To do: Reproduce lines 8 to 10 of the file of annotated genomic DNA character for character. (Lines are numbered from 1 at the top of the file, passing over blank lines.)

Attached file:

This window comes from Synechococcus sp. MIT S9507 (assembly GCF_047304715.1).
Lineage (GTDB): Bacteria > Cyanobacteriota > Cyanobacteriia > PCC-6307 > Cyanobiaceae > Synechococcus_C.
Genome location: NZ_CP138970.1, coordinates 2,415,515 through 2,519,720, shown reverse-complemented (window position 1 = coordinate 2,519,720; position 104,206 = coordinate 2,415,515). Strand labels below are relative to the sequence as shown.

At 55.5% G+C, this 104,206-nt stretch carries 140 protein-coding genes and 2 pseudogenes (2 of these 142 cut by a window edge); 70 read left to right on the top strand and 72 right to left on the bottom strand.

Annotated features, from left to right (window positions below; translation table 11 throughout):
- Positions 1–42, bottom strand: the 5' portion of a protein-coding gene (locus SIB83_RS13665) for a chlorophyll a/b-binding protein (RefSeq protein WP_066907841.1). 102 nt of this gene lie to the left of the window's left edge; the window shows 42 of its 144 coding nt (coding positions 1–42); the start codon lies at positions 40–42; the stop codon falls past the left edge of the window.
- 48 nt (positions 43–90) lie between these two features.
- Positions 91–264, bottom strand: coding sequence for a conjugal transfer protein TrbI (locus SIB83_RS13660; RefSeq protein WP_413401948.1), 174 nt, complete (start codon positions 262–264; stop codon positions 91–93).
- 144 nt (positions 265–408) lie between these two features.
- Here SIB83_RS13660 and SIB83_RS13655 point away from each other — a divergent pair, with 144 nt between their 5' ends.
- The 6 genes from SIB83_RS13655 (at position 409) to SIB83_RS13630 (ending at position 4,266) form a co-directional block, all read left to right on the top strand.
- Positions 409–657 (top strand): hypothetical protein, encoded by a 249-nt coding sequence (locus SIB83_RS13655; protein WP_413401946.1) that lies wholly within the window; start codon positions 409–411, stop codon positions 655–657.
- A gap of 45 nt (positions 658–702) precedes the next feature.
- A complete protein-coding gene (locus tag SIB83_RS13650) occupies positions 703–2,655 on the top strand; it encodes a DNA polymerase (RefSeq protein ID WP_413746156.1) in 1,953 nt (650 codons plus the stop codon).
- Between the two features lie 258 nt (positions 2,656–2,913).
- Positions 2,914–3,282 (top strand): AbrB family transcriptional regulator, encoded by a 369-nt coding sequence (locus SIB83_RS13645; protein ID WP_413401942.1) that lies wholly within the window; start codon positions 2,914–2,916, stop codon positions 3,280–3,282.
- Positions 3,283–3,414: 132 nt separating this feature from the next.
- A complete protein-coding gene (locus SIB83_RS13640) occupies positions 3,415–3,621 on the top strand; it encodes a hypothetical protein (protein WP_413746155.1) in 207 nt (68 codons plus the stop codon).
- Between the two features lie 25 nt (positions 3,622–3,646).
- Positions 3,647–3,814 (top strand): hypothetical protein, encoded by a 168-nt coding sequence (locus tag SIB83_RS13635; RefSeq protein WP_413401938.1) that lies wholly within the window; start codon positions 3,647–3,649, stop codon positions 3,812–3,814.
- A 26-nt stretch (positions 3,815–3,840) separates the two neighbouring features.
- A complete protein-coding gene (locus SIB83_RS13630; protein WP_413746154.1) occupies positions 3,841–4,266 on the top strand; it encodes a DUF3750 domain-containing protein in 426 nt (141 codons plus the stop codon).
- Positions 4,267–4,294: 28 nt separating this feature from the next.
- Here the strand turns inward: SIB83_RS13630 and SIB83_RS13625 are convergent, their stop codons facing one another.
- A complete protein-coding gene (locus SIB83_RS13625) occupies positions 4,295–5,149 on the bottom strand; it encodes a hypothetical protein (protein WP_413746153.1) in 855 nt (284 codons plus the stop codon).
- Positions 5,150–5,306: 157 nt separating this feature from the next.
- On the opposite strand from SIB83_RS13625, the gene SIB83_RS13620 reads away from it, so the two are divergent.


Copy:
- Positions 91–264, bottom strand: coding sequence for a conjugal transfer protein TrbI (locus SIB83_RS13660; RefSeq protein WP_413401948.1), 174 nt, complete (start codon positions 262–264; stop codon positions 91–93).
- 144 nt (positions 265–408) lie between these two features.
- Here SIB83_RS13660 and SIB83_RS13655 point away from each other — a divergent pair, with 144 nt between their 5' ends.